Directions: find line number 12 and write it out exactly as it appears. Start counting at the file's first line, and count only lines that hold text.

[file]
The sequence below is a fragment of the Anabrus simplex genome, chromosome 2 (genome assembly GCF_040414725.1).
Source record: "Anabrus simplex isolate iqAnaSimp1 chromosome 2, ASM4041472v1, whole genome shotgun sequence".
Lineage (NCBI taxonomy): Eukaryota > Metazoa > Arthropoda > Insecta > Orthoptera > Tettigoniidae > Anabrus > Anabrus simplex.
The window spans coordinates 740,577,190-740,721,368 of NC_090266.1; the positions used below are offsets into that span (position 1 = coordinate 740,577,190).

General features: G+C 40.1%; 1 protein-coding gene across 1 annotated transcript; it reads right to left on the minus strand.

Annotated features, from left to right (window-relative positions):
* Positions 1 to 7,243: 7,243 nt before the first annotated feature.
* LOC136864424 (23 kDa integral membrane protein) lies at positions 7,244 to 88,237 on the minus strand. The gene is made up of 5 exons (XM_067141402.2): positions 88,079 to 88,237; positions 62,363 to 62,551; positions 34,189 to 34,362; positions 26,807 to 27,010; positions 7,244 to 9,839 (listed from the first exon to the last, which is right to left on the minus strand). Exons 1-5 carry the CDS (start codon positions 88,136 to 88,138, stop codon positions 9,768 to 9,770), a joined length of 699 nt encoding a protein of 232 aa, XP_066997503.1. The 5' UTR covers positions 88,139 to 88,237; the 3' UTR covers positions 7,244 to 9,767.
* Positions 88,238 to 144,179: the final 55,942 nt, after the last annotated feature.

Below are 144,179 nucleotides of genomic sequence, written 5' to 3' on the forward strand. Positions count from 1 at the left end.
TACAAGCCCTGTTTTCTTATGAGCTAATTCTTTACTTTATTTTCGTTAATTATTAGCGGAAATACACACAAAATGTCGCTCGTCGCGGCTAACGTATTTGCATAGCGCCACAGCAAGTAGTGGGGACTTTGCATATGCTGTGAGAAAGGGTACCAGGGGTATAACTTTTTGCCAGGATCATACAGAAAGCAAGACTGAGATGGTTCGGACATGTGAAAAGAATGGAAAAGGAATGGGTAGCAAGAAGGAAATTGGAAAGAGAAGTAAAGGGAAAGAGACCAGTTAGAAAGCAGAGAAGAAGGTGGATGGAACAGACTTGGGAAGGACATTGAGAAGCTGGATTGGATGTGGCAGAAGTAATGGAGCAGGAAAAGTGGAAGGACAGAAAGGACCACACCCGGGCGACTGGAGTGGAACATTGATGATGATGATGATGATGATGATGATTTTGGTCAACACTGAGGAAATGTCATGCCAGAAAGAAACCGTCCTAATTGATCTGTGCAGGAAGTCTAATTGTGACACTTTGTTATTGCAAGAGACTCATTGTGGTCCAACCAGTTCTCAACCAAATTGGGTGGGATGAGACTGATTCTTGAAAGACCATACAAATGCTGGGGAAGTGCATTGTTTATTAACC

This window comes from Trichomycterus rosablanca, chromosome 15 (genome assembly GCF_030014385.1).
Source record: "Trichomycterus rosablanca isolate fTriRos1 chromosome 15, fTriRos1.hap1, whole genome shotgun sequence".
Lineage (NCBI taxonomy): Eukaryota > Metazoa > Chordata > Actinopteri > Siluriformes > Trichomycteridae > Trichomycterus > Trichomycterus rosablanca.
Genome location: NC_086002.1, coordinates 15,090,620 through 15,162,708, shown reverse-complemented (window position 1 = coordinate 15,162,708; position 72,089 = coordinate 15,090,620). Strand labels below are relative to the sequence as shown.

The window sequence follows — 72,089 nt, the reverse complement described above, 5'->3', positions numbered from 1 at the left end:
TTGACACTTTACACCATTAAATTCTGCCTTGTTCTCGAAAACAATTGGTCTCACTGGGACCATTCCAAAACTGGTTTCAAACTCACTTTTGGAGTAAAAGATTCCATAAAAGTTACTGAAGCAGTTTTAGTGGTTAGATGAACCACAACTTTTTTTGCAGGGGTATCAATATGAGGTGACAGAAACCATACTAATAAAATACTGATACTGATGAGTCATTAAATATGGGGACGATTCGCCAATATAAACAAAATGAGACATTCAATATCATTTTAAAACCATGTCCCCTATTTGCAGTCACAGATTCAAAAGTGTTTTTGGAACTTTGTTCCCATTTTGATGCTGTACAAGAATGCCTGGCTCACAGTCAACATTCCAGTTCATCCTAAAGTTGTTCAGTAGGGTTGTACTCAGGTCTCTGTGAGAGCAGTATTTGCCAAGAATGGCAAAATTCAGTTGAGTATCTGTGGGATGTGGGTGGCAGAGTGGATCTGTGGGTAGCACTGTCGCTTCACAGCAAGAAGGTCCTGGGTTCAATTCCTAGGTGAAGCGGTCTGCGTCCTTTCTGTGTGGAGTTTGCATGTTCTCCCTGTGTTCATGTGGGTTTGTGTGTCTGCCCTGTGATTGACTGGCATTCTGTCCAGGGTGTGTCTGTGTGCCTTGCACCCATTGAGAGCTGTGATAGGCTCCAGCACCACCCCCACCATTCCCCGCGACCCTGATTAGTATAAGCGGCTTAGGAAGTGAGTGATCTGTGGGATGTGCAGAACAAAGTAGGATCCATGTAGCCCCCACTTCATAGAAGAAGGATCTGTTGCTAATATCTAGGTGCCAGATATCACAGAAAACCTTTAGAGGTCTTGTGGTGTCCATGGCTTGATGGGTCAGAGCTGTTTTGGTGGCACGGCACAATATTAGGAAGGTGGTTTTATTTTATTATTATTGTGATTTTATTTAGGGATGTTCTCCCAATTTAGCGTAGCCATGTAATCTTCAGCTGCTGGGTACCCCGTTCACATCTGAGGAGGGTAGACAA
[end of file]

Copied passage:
This window comes from Trichomycterus rosablanca, chromosome 15 (genome assembly GCF_030014385.1).